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The study couldn't prove a cause-and-effect relationship between seasons and gestational diabetes rates. However, the researchers reported that rates of the condition jumped from about 3 percent of pregnancies in March, to almost 6 percent in June.
One U.S. expert said the finding shouldn't change current obstetric guidelines, however.
The research "merits further evaluation," said Dr. Robert Courgi, an endocrinologist at Northwell Health's Southside hospital in Bay Shore, N.Y. But, for now, "all women -- with or without a history of gestational diabetes -- should plan on checking their sugar during their pregnancy, regardless of the season," he said.
According to the American Diabetes Association, up to 9.2 percent of pregnancies can be affected by gestational diabetes.
The new study involved more than 11,500 pregnant women and was led by Dr. Anastasia Katsarou of Lund University in Malmo, Sweden. Her team tracked seasonal patterns in rates of gestational diabetes, as well as fluctuations in how quickly the women's bodies were able to process the sugar they ate (glucose tolerance).
All of the women took a standard test to spot diabetes during their pregnancies, with testing occurring during their 28th week.
Gestational diabetes affected nearly 500 of the women, Katsarou's team reported.
The researchers found that rates of the condition jumped significantly by time period: From 2.9 percent in March to 5.8 percent in June.
The overall seasonal frequency of gestational diabetes rose as temperatures heated up -- from 3.3 percent in the spring to 5.5 percent during the summer.
Mean monthly temperatures also increased -- from an average of about 30 degrees Fahrenheit during winter to about 64 degrees during summer, the researchers noted.
Results of the women's glucose tolerance tests also showed that blood sugar levels seemed to rise along with rising temperatures.
Overall, the study found that during the summer months of June, July and August, women's blood sugar levels were higher and their rates of gestational diabetes were 51 percent higher than in the winter months.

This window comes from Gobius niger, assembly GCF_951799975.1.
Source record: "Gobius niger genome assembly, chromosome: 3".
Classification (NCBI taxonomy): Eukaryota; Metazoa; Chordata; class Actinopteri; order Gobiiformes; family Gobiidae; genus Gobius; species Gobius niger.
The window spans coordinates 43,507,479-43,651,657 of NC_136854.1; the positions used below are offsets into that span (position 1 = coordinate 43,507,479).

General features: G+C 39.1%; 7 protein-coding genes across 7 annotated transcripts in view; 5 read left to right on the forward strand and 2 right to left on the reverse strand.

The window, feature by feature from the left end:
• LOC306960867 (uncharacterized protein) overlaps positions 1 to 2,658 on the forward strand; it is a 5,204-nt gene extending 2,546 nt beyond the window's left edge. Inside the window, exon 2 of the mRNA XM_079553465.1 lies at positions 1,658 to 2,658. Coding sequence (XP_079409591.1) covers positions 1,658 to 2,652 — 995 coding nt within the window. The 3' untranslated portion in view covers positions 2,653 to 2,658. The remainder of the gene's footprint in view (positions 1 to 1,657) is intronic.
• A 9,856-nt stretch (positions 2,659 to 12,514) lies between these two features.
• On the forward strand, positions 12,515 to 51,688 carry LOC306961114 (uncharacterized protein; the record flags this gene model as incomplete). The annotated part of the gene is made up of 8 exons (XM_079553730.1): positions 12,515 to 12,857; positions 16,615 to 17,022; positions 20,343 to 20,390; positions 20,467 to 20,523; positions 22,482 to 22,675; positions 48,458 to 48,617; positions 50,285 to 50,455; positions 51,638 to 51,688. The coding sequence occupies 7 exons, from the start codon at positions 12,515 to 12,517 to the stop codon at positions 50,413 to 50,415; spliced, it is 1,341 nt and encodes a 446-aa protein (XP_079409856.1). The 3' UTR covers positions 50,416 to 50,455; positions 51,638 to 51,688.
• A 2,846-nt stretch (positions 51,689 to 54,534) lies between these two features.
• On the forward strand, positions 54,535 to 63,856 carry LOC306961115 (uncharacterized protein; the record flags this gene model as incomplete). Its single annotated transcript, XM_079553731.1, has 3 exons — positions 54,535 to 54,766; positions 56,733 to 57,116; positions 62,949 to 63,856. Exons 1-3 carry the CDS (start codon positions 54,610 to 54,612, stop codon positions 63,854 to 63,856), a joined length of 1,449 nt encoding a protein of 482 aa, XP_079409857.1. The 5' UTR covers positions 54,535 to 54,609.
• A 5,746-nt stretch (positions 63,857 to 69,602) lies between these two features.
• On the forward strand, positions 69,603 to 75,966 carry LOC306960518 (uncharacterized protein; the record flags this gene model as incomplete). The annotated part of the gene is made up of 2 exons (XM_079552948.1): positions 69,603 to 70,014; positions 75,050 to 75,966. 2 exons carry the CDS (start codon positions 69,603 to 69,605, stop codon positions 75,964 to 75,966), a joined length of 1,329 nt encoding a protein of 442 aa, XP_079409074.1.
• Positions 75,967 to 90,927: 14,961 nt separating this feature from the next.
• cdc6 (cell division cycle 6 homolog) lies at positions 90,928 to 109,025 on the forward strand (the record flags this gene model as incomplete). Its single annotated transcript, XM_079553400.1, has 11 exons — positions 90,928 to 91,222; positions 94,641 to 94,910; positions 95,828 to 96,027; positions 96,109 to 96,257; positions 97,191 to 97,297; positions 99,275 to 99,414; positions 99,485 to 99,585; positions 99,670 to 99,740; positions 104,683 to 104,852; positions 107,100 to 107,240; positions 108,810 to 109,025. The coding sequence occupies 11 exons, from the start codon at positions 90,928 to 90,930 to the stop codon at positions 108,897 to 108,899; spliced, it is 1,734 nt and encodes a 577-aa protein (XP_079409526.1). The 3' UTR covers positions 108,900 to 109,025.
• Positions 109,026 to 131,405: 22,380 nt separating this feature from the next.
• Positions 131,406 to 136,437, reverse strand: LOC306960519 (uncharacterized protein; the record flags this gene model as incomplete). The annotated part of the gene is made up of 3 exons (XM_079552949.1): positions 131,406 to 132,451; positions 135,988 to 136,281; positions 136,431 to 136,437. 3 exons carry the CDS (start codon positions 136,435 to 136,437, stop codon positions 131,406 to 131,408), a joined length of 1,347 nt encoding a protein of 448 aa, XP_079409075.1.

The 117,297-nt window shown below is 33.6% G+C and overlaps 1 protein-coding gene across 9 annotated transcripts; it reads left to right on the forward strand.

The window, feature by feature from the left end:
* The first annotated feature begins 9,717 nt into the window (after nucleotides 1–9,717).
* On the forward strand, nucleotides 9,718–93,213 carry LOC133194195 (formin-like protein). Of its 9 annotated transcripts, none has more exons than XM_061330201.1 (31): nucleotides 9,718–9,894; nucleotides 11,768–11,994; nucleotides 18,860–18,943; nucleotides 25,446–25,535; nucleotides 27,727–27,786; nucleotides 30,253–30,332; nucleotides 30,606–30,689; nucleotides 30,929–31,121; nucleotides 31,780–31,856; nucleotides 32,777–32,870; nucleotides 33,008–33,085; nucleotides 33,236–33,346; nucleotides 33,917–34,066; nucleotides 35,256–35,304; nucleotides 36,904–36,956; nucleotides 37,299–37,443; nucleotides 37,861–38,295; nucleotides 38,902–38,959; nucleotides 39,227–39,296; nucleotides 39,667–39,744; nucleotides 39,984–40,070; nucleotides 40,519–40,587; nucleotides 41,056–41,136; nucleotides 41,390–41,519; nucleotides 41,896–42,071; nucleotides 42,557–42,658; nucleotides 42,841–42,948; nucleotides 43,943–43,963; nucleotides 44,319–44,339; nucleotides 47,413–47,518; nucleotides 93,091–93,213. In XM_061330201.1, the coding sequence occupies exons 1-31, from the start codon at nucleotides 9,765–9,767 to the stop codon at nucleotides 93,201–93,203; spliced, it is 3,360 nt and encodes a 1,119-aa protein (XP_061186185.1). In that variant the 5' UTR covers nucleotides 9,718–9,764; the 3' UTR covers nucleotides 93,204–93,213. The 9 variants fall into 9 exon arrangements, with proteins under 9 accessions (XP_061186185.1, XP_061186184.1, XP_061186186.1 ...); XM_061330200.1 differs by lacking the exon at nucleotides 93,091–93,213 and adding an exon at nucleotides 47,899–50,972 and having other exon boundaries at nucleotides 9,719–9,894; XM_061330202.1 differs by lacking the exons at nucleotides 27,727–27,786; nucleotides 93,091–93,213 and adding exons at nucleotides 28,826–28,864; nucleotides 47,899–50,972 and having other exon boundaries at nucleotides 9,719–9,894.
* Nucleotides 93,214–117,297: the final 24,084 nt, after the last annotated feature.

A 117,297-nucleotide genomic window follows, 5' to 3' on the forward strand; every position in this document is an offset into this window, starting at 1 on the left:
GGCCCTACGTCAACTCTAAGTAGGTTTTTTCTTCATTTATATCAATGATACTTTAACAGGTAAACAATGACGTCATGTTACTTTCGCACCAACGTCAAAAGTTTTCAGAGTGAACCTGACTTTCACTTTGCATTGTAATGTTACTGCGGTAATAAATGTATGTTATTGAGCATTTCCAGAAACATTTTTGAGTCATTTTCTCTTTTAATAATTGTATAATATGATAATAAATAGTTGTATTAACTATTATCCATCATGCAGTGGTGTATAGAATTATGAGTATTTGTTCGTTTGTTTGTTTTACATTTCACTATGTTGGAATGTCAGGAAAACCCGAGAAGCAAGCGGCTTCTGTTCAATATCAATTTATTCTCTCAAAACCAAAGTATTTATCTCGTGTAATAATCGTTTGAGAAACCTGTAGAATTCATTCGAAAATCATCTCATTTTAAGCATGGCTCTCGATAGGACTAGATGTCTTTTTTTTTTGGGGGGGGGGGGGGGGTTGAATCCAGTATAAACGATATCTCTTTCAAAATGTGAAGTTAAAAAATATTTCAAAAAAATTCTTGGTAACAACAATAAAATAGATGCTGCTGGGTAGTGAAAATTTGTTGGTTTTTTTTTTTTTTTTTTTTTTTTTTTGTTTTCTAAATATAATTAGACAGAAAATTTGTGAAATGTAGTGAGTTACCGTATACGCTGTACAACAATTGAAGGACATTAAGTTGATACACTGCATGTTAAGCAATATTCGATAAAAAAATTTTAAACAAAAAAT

Why the seasonal difference?
According to the researchers, it's possible that warmer temperatures could affect the composition of circulating blood, increasing blood sugar levels. However, that remains a theory and "further research is needed to explore the significance of these findings," Katsarou's team wrote.
Courgi agreed that more research is needed, but added that the new study does "suggest a heightened sense of awareness of gestational diabetes in the summertime."
Dr. Anthony Vintzileos is chair of the department of obstetrics and gynecology at Winthrop-University Hospital in Mineola, N.Y. He stressed that this is a retrospective study on a non-American population. According to Vintzileos, the study's conclusion "does not influence the care of pregnant women -- either normal or gestational diabetic."
The study was to be presented Tuesday at the annual meeting of the European Association for the Study of Diabetes in Munich, Germany. Experts note that research presented at medical meetings is typically considered preliminary until published in a peer-reviewed journal.
-- Mary Elizabeth Dallas
Copyright © 2016 HealthDay. All rights reserved.
SOURCE: Robert Courgi, M.D., endocrinologist, Northwell Health's Southside Hospital, Bay Shore, N.Y.; Anthony Vintzileos, M.D., chairman, department of obstetrics and gynecology, Winthrop-University Hospital, Mineola, N.Y.; European Association for the Study of Diabetes, news release, Sept. 13, 2016